Apple was pretty and her clothes were always clean and new. She had fair skin, bright blue eyes and blonde hair which was in two pigtail plaits. She never had any cuts of bruises on her legs and arms. Her socks were shocking white and her black buck shoes shinny. Everyone loved her and wanted to be her friend.

I was the ugly duckling of the class. I was short and fat with choppy black hair and dark brown eyes. All my clothes and shoes were old second hand ones. I seemed to have a new bruise or cut every week thanks to my fighting with my older brothers or the many animals we had. I was always mistaken for a boy too and for many years I believed it was so, even though I was a girl.

I don’t think Apple and I ever talked or played together. We lived in two different worlds and even at that age, I could see that. I was jealous of her, especially when she got invited to parties or when she was giving out invites for her parties. I never got invited to anything, at least I don’t remember if I did.

I spent a lot of school being alone. I had a few friends, but they were too much like me and nothing like Apple, who I wished I could be. I couldn’t find the courage to talk to her though. The fear of being further rejected hung too heavy over me. I hoped maybe we’d be grouped together to do project work or else when the tables were remixed in the new school year, we’d be sat together.

It seemed fate kept us apart and then we moved on to big school, we went to different ones and I never saw Apple again. I hoped and daydreamed I’d see her again. Maybe, she’d transfer to my school or I to her’s? Perhaps, we’d meet again in college or uni? but no, Apple vanished from my world.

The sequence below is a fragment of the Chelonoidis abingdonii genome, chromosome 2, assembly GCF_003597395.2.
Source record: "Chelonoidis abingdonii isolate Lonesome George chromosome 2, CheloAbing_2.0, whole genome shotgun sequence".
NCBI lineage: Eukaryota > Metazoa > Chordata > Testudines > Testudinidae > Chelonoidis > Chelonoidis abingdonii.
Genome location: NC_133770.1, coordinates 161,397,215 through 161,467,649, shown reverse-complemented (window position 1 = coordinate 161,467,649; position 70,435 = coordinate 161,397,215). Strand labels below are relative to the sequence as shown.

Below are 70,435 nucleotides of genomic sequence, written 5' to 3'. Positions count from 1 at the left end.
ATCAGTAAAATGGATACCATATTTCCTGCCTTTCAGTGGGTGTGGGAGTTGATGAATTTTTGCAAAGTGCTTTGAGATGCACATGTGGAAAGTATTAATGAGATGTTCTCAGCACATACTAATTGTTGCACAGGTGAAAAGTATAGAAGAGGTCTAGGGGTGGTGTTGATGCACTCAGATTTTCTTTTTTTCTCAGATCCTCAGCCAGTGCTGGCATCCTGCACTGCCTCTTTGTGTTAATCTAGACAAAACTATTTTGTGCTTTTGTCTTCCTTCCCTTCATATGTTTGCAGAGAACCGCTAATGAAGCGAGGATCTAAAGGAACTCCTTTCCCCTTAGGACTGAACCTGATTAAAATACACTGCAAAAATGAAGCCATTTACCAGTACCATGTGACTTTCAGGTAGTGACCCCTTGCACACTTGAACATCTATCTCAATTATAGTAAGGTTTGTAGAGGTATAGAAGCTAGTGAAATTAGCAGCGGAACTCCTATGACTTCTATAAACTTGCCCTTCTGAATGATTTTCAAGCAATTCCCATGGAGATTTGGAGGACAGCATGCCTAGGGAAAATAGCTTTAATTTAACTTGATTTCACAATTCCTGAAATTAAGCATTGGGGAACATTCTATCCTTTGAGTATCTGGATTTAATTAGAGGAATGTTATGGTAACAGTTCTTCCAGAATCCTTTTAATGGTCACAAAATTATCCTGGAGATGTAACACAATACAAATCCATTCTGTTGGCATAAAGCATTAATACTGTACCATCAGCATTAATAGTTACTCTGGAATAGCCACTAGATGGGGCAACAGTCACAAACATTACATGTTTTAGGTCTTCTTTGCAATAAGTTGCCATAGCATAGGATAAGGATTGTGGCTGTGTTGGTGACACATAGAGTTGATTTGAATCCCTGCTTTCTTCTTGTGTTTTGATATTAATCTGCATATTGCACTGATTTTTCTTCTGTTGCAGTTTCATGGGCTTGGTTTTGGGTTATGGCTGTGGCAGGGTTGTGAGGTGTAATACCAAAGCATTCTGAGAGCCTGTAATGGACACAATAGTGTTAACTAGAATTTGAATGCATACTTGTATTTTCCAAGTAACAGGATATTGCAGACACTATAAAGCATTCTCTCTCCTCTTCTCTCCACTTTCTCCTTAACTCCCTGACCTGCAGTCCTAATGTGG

She lingers still in my mind though. On nights I can’t sleep when I’m alone in bed because my wife is working away, I think of Apple. I think of what could have been if only we had meet again or when we both had been older. Would Apple have loved me as much as I had loved her?

Smoke Flare

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It was his only hope, his final chance to be saved. He lit the last flare and held it high above his head, praying that someone would spot him on this uninhabited island.

 

(Inspired from; https://wordpress.com/read/feeds/57964385/posts/1452260479 with thanks)

Drifting

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She was drifting on a sea of dreams to lands unknown.

Voices